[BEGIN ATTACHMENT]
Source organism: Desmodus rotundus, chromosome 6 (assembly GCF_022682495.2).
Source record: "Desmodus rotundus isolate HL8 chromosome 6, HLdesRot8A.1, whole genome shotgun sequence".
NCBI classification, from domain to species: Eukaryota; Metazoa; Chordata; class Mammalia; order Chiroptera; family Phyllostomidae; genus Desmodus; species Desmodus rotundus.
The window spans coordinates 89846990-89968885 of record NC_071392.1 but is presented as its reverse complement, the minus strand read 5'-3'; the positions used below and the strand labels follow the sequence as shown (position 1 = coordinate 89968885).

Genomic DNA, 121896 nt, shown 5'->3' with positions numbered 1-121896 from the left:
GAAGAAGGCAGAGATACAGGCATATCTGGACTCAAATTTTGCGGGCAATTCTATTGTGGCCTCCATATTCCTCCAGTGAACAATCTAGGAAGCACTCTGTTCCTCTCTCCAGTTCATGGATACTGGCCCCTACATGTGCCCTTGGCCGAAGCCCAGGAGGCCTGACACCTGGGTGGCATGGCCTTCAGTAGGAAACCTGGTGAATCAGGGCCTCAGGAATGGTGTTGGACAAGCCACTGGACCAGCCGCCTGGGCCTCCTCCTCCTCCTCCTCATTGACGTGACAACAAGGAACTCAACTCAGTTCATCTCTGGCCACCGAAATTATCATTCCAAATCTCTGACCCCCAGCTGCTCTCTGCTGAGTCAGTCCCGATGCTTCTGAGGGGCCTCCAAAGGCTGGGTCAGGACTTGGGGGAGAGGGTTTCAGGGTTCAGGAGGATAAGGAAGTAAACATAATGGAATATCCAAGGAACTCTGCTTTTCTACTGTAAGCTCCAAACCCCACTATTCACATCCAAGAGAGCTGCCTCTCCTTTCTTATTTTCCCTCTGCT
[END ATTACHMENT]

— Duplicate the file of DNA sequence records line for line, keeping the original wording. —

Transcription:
Source organism: Desmodus rotundus, chromosome 6 (assembly GCF_022682495.2).
Source record: "Desmodus rotundus isolate HL8 chromosome 6, HLdesRot8A.1, whole genome shotgun sequence".
NCBI classification, from domain to species: Eukaryota; Metazoa; Chordata; class Mammalia; order Chiroptera; family Phyllostomidae; genus Desmodus; species Desmodus rotundus.
The window spans coordinates 89846990-89968885 of record NC_071392.1 but is presented as its reverse complement, the minus strand read 5'-3'; the positions used below and the strand labels follow the sequence as shown (position 1 = coordinate 89968885).

Genomic DNA, 121896 nt, shown 5'->3' with positions numbered 1-121896 from the left:
GAAGAAGGCAGAGATACAGGCATATCTGGACTCAAATTTTGCGGGCAATTCTATTGTGGCCTCCATATTCCTCCAGTGAACAATCTAGGAAGCACTCTGTTCCTCTCTCCAGTTCATGGATACTGGCCCCTACATGTGCCCTTGGCCGAAGCCCAGGAGGCCTGACACCTGGGTGGCATGGCCTTCAGTAGGAAACCTGGTGAATCAGGGCCTCAGGAATGGTGTTGGACAAGCCACTGGACCAGCCGCCTGGGCCTCCTCCTCCTCCTCCTCATTGACGTGACAACAAGGAACTCAACTCAGTTCATCTCTGGCCACCGAAATTATCATTCCAAATCTCTGACCCCCAGCTGCTCTCTGCTGAGTCAGTCCCGATGCTTCTGAGGGGCCTCCAAAGGCTGGGTCAGGACTTGGGGGAGAGGGTTTCAGGGTTCAGGAGGATAAGGAAGTAAACATAATGGAATATCCAAGGAACTCTGCTTTTCTACTGTAAGCTCCAAACCCCACTATTCACATCCAAGAGAGCTGCCTCTCCTTTCTTATTTTCCCTCTGCT